Bilbies are important ecosystem engineers.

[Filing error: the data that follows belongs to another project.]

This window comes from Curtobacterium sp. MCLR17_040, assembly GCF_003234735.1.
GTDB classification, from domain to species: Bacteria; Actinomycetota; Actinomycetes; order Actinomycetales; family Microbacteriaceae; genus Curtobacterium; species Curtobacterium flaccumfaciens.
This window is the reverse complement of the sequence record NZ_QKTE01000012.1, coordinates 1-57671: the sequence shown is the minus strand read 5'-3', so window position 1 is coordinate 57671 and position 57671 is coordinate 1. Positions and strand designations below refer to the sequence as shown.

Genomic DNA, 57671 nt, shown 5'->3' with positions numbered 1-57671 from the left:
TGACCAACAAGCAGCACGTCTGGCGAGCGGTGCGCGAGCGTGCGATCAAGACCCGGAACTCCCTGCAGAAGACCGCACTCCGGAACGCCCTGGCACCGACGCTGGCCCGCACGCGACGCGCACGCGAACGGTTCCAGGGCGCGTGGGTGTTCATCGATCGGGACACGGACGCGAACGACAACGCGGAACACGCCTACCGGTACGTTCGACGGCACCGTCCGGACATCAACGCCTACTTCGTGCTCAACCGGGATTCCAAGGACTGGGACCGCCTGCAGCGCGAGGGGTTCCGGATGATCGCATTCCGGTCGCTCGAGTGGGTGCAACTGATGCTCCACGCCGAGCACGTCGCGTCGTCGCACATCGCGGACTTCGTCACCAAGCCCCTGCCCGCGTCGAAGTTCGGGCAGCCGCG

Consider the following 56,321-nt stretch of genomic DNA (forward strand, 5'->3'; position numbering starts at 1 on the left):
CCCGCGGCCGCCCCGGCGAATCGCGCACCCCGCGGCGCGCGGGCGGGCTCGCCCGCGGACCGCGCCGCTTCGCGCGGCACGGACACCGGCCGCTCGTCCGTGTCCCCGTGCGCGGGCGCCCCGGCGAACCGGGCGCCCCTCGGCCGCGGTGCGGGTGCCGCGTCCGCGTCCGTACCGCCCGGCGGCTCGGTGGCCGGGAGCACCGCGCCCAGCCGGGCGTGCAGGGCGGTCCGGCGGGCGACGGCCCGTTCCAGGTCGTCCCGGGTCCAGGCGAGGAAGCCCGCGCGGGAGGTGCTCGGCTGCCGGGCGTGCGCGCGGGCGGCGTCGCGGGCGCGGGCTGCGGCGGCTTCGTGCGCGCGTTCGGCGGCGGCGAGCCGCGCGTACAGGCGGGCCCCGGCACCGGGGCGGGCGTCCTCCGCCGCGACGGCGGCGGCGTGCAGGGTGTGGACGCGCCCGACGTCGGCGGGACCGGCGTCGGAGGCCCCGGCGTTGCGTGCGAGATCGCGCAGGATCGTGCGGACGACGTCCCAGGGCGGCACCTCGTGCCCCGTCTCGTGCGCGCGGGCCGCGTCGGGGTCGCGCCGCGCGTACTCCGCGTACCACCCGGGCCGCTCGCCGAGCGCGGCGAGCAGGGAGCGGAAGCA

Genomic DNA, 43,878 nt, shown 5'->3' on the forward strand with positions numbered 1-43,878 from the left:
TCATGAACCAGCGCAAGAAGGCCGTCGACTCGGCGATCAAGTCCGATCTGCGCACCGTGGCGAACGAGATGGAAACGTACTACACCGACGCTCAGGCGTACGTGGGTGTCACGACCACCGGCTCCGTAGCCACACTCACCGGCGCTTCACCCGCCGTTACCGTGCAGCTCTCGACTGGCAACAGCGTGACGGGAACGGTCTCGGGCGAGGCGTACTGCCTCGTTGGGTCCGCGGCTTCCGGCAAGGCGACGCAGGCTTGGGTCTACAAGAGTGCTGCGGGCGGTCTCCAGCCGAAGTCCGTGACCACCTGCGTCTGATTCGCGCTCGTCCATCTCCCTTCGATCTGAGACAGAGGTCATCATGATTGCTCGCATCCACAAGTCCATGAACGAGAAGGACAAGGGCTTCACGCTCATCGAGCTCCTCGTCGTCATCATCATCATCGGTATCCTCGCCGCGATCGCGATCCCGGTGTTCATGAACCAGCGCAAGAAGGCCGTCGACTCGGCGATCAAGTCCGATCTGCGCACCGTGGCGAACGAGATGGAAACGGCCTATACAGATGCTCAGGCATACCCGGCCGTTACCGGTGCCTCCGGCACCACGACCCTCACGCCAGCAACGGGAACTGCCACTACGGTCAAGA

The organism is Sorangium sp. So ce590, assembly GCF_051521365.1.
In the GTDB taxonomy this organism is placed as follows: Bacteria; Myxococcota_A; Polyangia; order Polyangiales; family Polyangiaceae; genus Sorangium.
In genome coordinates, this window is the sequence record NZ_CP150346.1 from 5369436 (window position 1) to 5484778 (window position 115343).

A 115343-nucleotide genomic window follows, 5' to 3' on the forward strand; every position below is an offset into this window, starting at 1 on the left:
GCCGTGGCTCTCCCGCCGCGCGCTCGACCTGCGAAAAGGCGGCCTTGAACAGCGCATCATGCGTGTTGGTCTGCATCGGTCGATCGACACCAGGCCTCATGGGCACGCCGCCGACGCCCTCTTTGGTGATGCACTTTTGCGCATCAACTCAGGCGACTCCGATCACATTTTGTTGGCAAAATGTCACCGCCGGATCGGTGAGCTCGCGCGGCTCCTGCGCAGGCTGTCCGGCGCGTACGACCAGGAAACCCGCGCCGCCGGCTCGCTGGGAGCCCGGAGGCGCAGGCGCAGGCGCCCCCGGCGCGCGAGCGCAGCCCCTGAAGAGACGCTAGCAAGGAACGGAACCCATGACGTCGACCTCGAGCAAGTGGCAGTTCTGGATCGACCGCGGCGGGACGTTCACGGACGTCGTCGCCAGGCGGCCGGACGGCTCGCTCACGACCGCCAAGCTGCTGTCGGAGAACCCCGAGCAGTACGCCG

The Bilby is an excellent digger – they can shift more than 1.5 tonnes of soil per kilogram of body mass in a year as they construct and maintain complex burrows up to three metres long and two metres deep! These burrows often provide a home for other animals like insects, reptiles, birds and small mammals, and are a source of shelter from predators and high summer temperatures. Every year bilby populations continue to decline and they are under threat of extinction due to introduced predators (cats and foxes), inappropriate fire regimes, and the impacts of grazing and landclearing. Competition with introduced animals is another major threat as domestic stock like cattle and sheep eat the same plants. Rabbits also compete with Bilbies for their food and burrows. There may be much more at stake than the survival of bilbies themselves – as well as providing accommodation for others, bilbies improve soil health by turning the soil over, mixing through organic matter and bringing deep soils and their nutrients to the surface. Their diggings provide sites for water to penetrate the soil and for the spread of important mycorrhizal fungi (which help plants to absorb nutrients and cope with Australia’s nutrient-poor soils) across the landscape.

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